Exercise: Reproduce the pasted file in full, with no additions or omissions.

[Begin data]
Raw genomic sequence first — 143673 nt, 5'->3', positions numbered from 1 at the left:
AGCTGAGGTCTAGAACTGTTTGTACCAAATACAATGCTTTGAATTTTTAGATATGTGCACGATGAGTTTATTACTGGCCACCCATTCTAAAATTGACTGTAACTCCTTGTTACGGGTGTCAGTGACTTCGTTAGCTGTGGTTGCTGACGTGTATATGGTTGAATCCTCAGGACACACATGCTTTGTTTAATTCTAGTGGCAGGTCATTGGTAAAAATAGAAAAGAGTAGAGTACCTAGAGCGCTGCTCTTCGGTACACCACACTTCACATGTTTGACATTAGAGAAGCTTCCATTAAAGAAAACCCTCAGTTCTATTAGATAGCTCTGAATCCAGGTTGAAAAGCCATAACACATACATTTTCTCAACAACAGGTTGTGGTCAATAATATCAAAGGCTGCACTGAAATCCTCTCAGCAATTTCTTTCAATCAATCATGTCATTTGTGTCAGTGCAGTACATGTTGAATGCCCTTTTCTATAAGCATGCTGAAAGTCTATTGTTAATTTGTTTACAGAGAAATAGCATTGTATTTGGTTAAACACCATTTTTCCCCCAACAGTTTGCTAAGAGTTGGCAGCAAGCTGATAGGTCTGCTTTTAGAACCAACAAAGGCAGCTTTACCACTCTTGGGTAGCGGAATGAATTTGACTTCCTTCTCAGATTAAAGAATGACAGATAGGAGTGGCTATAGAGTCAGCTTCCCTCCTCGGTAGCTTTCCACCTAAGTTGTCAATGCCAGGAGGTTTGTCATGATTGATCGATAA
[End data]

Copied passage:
Raw genomic sequence first — 143673 nt, 5'->3', positions numbered from 1 at the left:
AGCTGAGGTCTAGAACTGTTTGTACCAAATACAATGCTTTGAATTTTTAGATATGTGCACGATGAGTTTATTACTGGCCACCCATTCTAAAATTGACTGTAACTCCTTGTTACGGGTGTCAGTGACTTCGTTAGCTGTGGTTGCTGACGTGTATATGGTTGAATCCTCAGGACACACATGCTTTGTTTAATTCTAGTGGCAGGTCATTGGTAAAAATAGAAAAGAGTAGAGTACCTAGAGCGCTGCTCTTCGGTACACCACACTTCACATGTTTGACATTAGAGAAGCTTCCATTAAAGAAAACCCTCAGTTCTATTAGATAGCTCTGAATCCAGGTTGAAAAGCCATAACACATACATTTTCTCAACAACAGGTTGTGGTCAATAATATCAAAGGCTGCACTGAAATCCTCTCAGCAATTTCTTTCAATCAATCATGTCATTTGTGTCAGTGCAGTACATGTTGAATGCCCTTTTCTATAAGCATGCTGAAAGTCTATTGTTAATTTGTTTACAGAGAAATAGCATTGTATTTGGTTAAACACCATTTTTCCCCCAACAGTTTGCTAAGAGTTGGCAGCAAGCTGATAGGTCTGCTTTTAGAACCAACAAAGGCAGCTTTACCACTCTTGGGTAGCGGAATGAATTTGACTTCCTTCTCAGATTAAAGAATGACAGATAGGAGTGGCTATAGAGTCAGCTTCCCTCCTCGGTAGCTTTCCACCTAAGTTGTCAATGCCAGGAGGTTTGTCATGATTGATCGATAA